Pelvic Pain & Amenorrhea in Teens May Be Symptoms of Serious Developmental Defect

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Center for WomenÂ?s Care & Reproductive Surgery first to offer Laparoscopic Correction for vaginal abnormality, MRKH Syndrome. Up to a half million women in the U.S. are born with anomalies of the reproductive system. In females thousands of these mullerian anomalies, including the absence of a vagina, may not be discovered until the girl reaches puberty.

Up to a half million women in the U.S. are born with anomalies of the reproductive system. In females thousands of these mullerian anomalies, including the absence of a vagina, may not be discovered until the girl reaches puberty.

Adolescent girls with MRKH syndrome or vertical fusion defects, including absence of a vagina, may complain that they have not begun menstruation, labeled primary amenorrhea. MRKH (Mayer-Rokitansky-Kuster-Hauser) syndrome includes failure of vaginal development, whether or not a uterus has developed.

Patients with vertical fusion defects and obstruction defects also may experience a problem with no means of outflowing menstrual blood produced by a functioning uterus. This leads to distention of the uterus by the accumulated blood, which causes significant pelvic pain. Additionally, risks of infection and endometriosis significantly increase, further contributing to the severity of the pelvic pain.

In some cases, female patients have discovered their anomaly after inability to have intercourse because of an absent vagina. For many, multiple painful attempts of intercourse have led to distortion of existing external genital structures and scarring of the area, as well as chronic pelvic pain.

In 2005, the Center for Women’s Care & Reproductive Surgery in Atlanta became the sole location in the U.S. to correct this problem laparoscopically with the use of pelvic peritoneum.

Laparoscopy for Vaginal Aplasia, or Non-Development of the Vagina

Techniques for correction over the years involved use of segments of the rectum, sigmoid colon and small intestine, as well as skin graft. In 1898, using open surgery, Dr. D.O. Ott formed a neovagina using peritoneum of the pelvis. He discovered that the skin cells of the peritoneum (the smooth transparent membrane lining the abdominal cavity) rapidly converted into typical vaginal cells. Different approaches to this technique evolved over time.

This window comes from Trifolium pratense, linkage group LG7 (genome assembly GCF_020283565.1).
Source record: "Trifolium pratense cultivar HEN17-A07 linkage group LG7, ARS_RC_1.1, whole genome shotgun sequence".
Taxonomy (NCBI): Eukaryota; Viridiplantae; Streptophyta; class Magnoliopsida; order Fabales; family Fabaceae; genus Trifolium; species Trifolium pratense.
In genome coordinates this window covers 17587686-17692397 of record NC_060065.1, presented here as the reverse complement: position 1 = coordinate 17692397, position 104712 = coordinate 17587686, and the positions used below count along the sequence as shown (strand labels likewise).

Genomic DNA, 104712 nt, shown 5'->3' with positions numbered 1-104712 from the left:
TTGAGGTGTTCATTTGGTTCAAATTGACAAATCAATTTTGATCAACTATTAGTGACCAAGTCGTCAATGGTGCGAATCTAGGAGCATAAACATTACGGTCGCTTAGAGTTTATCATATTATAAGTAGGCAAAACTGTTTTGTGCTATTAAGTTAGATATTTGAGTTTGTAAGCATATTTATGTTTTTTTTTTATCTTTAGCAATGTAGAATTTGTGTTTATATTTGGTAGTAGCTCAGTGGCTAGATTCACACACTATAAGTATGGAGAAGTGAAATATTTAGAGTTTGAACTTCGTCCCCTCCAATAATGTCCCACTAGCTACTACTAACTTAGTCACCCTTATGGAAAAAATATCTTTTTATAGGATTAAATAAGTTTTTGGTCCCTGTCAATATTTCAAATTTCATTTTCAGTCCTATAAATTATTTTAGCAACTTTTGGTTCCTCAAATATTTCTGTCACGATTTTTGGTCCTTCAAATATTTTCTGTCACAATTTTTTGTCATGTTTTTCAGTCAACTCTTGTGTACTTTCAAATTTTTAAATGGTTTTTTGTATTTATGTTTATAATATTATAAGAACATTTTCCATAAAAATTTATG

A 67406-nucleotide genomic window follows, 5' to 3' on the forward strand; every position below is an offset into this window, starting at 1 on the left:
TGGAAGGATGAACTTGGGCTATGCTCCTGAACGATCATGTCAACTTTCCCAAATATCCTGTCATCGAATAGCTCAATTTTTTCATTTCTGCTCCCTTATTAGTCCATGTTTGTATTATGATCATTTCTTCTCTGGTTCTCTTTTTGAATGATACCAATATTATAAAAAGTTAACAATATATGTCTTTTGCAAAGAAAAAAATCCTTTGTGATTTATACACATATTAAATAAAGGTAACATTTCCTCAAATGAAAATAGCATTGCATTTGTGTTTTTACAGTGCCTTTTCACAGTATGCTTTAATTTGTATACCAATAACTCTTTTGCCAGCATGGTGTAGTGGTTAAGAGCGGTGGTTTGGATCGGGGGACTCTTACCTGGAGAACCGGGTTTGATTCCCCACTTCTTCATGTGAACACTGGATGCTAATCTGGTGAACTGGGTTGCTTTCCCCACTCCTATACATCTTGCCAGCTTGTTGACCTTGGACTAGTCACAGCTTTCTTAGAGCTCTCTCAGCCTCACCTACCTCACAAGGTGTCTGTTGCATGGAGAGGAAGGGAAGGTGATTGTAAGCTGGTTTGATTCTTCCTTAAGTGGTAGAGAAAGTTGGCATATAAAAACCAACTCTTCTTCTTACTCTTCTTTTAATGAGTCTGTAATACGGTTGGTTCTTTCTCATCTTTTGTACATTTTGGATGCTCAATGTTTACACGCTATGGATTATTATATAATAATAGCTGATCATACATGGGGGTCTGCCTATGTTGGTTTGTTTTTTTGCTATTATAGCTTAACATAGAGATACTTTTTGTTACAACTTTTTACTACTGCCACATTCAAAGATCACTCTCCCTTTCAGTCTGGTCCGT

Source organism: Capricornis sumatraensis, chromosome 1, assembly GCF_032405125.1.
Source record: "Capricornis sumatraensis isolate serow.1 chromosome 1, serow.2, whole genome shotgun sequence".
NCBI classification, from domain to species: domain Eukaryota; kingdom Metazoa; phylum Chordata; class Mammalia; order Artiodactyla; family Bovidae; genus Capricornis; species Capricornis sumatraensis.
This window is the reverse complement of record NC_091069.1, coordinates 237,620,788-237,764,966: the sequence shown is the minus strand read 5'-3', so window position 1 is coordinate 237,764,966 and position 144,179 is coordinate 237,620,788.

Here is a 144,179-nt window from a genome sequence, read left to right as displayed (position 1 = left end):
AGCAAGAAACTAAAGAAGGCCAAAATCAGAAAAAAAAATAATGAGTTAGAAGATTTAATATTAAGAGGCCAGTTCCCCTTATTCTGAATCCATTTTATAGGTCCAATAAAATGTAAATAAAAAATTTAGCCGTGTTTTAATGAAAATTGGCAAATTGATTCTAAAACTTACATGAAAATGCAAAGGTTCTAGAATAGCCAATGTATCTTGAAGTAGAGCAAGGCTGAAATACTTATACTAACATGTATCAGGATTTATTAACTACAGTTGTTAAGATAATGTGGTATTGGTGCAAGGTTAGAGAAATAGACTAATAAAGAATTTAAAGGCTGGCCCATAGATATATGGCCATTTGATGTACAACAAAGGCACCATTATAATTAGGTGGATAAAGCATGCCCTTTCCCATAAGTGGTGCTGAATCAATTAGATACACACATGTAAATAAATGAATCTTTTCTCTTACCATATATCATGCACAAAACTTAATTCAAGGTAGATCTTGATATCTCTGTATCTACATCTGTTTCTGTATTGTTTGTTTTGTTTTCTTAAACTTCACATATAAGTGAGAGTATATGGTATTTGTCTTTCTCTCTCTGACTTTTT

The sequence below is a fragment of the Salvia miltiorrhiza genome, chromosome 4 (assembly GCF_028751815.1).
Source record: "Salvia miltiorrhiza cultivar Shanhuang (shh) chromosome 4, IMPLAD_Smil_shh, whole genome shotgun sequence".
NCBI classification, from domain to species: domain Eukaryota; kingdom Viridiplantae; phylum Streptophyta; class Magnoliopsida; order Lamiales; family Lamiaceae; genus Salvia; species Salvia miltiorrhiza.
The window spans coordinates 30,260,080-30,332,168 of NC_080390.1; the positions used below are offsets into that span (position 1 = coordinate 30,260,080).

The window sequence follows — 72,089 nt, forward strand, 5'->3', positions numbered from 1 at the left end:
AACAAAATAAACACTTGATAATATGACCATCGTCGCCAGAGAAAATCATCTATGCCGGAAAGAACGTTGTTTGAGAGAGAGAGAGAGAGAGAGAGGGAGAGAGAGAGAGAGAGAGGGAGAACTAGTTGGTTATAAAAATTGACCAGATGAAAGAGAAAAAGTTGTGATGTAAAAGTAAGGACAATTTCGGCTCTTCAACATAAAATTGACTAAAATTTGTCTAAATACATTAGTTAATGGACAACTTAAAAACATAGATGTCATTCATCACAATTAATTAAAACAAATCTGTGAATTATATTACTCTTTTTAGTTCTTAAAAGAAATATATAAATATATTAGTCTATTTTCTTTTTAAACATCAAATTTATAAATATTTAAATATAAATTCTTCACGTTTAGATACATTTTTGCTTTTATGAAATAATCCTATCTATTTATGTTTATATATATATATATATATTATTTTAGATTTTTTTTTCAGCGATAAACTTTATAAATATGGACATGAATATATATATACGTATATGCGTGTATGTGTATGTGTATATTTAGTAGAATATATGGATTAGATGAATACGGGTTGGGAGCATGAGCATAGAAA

Nearly 100 years later, in 1993 Dr. L.V. Adamyan developed a laparoscopy-assisted technique for colpopoesis (creation of the neovagina), using the pelvic peritoneum. This minimally invasive technique is far easier on the patient, as it involves only tiny incisions and is performed in less than an hour. More than one thousand of them have been performed, proving their efficacy.

The procedure allows achievement of adequate functional vaginal length and elasticity, and the peritoneal epithelium (cellular membrane that produces secretions and excretions) converts into normal vaginal epithelium within three months after surgery.

In addition, this procedure can be used to correct post-surgical shortening of the vagina, a condition that may have occurred from previous surgeries.

Correction of the majority of mullerian anomalies, as well as a wide spectrum of treatments for pelvic pain and endometriosis, involves advanced skills in laparoscopy and/or hysteroscopy.

World-renowned head of the Center for Women’s Care & Reproductive Surgery, Thomas L. Lyons, M.D., and his Fellow, Assia A. Stepanian, M.D., learned the technique firsthand from its author, and they are the only U.S. surgeons with experience in laparoscopic correction of MRKS syndrome using the pelvic peritoneum.

After researching the Internet and discovering the Center for Women’s Care at http://www.thomasllyons.com, patients come to Dr. Lyons from around the world for advanced laparoscopic techniques.

Contact Dr. Lyons toll-free at 888-545-0400 or in Atlanta metro area at 770-352-0037. Offices are also in Lake Oconee and Blue Ridge, Georgia.

For information contact:

Center for Women's Care & Reproductive Surgery

770-352-0037, toll-free 888-545-0400

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Patrice Dickey
PD COMMUNICATIONS
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